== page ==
Take the 2-minute tour ×
Stack Overflow is a question and answer site for professional and enthusiast programmers. It's 100% free, no registration required.

I have 5 columns corresponding to answers in a trivia game database - right, wrong1, wrong2, wrong3, wrong4

I want to return all possible answers without duplicates. I was hoping to accomplish this without using a temp table. Is it possible to use something similar to this?:

select c1, c2, count(*)
from t
group by c1, c2

But this returns 3 columns. I would like one column of distinct answers.

Thanks for your time

share|improve this question
add comment

8 Answers 8

up vote 15 down vote accepted

This should give you all distinct values from the table. I presume you'd want to add where clauses to select only for a particular question. However, this solution requires 5 subqueries and can be slow if your table is huge.

SELECT DISTINCT(ans) FROM (
    SELECT right AS ans FROM answers
    UNION
    SELECT wrong1 AS ans FROM answers
    UNION
    SELECT wrong2 AS ans FROM answers
    UNION
    SELECT wrong3 AS ans FROM answers
    UNION
    SELECT wrong4 AS ans FROM answers
) AS Temp
share|improve this answer
1  
this looks good. I will try it now. –  Bryan Feb 13 '09 at 17:39
    
Try the pivot one I just did below. I think that's much better. I'd read on whats more efficient though, I don't know too much about the internal functioning of the different database servers. –  achinda99 Feb 13 '09 at 17:48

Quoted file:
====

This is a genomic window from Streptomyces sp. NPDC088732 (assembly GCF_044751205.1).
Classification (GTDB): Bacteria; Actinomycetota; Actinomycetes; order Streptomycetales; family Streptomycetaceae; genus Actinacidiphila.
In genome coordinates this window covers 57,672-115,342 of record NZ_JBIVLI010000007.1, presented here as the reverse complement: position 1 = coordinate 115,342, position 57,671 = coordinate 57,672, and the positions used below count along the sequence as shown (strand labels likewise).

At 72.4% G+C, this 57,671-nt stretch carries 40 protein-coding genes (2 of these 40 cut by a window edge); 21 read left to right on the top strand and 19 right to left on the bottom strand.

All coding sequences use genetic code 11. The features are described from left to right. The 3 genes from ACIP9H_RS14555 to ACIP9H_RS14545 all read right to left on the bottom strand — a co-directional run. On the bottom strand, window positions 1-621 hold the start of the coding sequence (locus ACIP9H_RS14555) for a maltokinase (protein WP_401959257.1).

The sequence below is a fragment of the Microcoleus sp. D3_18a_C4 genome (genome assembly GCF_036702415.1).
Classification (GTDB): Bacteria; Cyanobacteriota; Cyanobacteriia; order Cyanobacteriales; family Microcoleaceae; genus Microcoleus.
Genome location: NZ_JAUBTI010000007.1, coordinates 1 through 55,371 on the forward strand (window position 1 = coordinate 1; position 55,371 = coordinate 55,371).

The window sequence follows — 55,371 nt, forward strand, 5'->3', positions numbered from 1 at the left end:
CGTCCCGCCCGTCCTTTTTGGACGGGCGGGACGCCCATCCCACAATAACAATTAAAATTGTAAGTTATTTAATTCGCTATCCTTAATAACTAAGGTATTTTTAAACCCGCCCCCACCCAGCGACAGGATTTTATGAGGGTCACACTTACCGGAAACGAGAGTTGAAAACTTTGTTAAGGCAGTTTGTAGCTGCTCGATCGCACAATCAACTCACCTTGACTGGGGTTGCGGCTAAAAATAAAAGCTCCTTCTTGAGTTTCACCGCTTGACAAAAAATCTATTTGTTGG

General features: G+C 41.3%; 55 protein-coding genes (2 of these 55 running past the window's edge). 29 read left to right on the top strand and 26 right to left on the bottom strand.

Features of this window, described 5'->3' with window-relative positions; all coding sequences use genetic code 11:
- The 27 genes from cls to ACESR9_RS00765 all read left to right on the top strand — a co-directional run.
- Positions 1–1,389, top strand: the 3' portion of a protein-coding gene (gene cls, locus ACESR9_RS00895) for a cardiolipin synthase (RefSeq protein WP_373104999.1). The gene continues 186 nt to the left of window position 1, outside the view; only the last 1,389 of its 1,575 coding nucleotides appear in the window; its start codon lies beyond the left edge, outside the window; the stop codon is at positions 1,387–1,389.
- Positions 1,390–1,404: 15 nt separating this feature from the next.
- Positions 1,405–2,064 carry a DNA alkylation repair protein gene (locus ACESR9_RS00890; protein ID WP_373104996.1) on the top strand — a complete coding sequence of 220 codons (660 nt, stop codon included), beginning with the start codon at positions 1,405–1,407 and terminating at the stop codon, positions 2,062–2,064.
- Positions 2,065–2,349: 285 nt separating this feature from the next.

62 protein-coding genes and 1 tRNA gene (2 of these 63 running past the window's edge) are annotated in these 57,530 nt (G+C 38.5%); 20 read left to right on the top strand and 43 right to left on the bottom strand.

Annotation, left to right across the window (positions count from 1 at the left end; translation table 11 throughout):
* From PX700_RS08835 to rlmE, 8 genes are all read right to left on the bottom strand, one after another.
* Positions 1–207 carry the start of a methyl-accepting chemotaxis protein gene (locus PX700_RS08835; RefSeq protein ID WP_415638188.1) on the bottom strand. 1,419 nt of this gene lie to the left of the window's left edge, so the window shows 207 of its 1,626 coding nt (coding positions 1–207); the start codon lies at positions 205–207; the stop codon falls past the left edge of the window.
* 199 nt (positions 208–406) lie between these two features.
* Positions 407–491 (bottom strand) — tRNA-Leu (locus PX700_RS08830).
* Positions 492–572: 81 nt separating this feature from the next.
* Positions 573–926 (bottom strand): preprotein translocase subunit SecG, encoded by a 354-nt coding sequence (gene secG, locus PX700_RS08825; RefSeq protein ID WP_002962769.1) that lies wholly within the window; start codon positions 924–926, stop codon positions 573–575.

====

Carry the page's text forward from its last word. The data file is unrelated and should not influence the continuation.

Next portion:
Brilliant. Wish I'd thought of that. –  Andrew Feb 13 '09 at 17:59
    
This doesn't work for me on SQL 2005 since the query is trying to convert nvarchar values into int on each of the AS ans statements, and obviously that fails. Using CAST didn't help. –  djangofan Jun 17 '11 at 16:35
add comment

Is this what you wanted?

select distinct c1 from t

share|improve this answer
1  
Hard to tell if it is, but +1 cause it looks like it should be :) –  Binary Worrier Feb 13 '09 at 17:20
    
yea it is hard to tell –  JoshBerke Feb 13 '09 at 17:26
    
No, that selects distinct from one column –  Bryan Feb 13 '09 at 17:36
    
Ahh ok so I understand your question now...union is your best bet;-) –  JoshBerke Feb 13 '09 at 17:43
add comment

Well you can use a UNION and run 5 select statements, one for each column in your table. It would look something like this:

SELECT right FROM answers
UNION
SELECT wrong1 FROM answers
UNION
SELECT wrong2 FROM answers
UNION
SELECT wrong3 FROM answers
UNION
SELECT wrong4 FROM answers

This will give you a single list containing all the answers. You'll still have duplicates though if you have multiple copies of the same answer within a single column.

share|improve this answer
add comment

In MySQL AND MS SQL:

SELECT
      CASE
        WHEN which = 1 THEN c1
        WHEN which = 2 THEN c2
        WHEN which = 3 THEN c3
        WHEN which = 4 THEN c4
        WHEN which = 5 THEN c5
      END AS answer,
      which
FROM mytable, (
     SELECT 1 AS which
     UNION ALL 
     SELECT 2
     UNION ALL 
     SELECT 3
     UNION ALL 
     SELECT 4
     UNION ALL 
     SELECT 5
) w

For Oracle, add FROM DUAL to each of the number selects.

share|improve this answer
add comment

I provided one answer above.

However I figured a much better way to do it using UNPIVOT.

SELECT DISTINCT(ans)
FROM (
    SELECT [Name], ANS 
    FROM (
    	SELECT right, wrong1, wrong2, wrong3, wrong4 
    	FROM answers
    ) AS PVT
    UNPIVOT